Hence, we can ask ourselves: What are the roots of this victory over death anticipated miraculously in Mary? The roots are in the faith of the Virgin of Nazareth, as attested in the passage of the Gospel we heard (Luke 1:39-56): a faith that is obedience to the Word of God and total abandonment to divine initiative and action, according to what the archangel announces to her. Faith, hence, is Mary’s greatness, as Elizabeth joyfully proclaims: Mary is “blessed among women,” “blessed is the fruit of her womb” because she is “the mother of the Lord,” because she believes and lives in a unique way the “first” of the beatitudes, the beatitude of faith. Elizabeth confesses it in her joy and that of the child who leaps in her womb: “And blessed is she who believed that there would be a fulfillment of what was spoken to her from the Lord” (vs. 45).
Dear friends! Let us not limit ourselves to admire Mary in her glorious destiny, as a person who is far from us: no! We are called to see what the Lord, in his love, also willed for us, for our final destiny: to live through faith in perfect communion of love with him and thus to truly live.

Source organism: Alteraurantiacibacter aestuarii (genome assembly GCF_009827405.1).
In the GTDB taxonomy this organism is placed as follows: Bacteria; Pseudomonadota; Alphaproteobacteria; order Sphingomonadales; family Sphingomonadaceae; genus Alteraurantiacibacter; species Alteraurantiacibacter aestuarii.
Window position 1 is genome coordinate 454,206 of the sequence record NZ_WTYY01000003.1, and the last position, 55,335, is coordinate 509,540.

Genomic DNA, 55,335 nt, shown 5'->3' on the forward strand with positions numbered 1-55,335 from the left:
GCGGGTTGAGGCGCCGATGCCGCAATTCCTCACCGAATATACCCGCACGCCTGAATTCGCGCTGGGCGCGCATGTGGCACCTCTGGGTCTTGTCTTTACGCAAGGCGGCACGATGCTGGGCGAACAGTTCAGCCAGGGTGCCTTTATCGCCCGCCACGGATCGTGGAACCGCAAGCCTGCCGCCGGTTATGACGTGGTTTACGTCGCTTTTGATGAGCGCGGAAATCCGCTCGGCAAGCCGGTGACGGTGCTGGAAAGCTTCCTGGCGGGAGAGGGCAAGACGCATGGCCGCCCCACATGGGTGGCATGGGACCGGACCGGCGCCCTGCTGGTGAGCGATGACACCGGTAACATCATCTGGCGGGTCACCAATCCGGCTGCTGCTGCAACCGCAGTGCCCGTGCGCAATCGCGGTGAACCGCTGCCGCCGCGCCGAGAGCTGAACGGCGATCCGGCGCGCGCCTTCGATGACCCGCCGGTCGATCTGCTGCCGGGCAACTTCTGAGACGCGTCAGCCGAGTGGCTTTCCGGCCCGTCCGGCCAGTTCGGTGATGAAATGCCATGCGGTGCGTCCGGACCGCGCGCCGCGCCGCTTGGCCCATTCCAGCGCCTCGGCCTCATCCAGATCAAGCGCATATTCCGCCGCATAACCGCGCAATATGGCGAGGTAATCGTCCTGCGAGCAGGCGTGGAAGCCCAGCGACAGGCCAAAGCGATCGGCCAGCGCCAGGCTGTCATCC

In this connection, I would like to pause on an aspect of the dogmatic affirmation, where it speaks of assumption to heavenly glory. All of us are conscious today that with the term “heaven,” we do not refer to some place in the universe, to a star or something similar: no. We refer to something much bigger and more difficult to define with our limited human concepts. With this term “heaven,” we mean to affirm that God, the God who has made himself close to us, does not abandon us, not even in death and beyond it, but that he has a place for us and he gives us eternity; we want to affirm that there is a place for us in God. To understand this reality somewhat more, let us look at our own life: We all know that when a person dies he continues to subsist in the memory and the heart of those who knew and loved him. We could say that a part of that person continues to live in them, but it is as a “shadow” because this survival in the heart of his loved ones is also destined to end. God instead never passes and all of us exist because of his love. We exist because he loves us, because he has thought of us and called us to life. We exist in the thoughts and love of God. We exist in all our reality, not only in our “shadow.” Our serenity, our hope, our peace are founded precisely on this: on God, on his thought and on his love, it is not only a “shadow” of ourselves that survives, but that in him, in his creative love, we are kept and introduced with our whole life, with our whole being into eternity.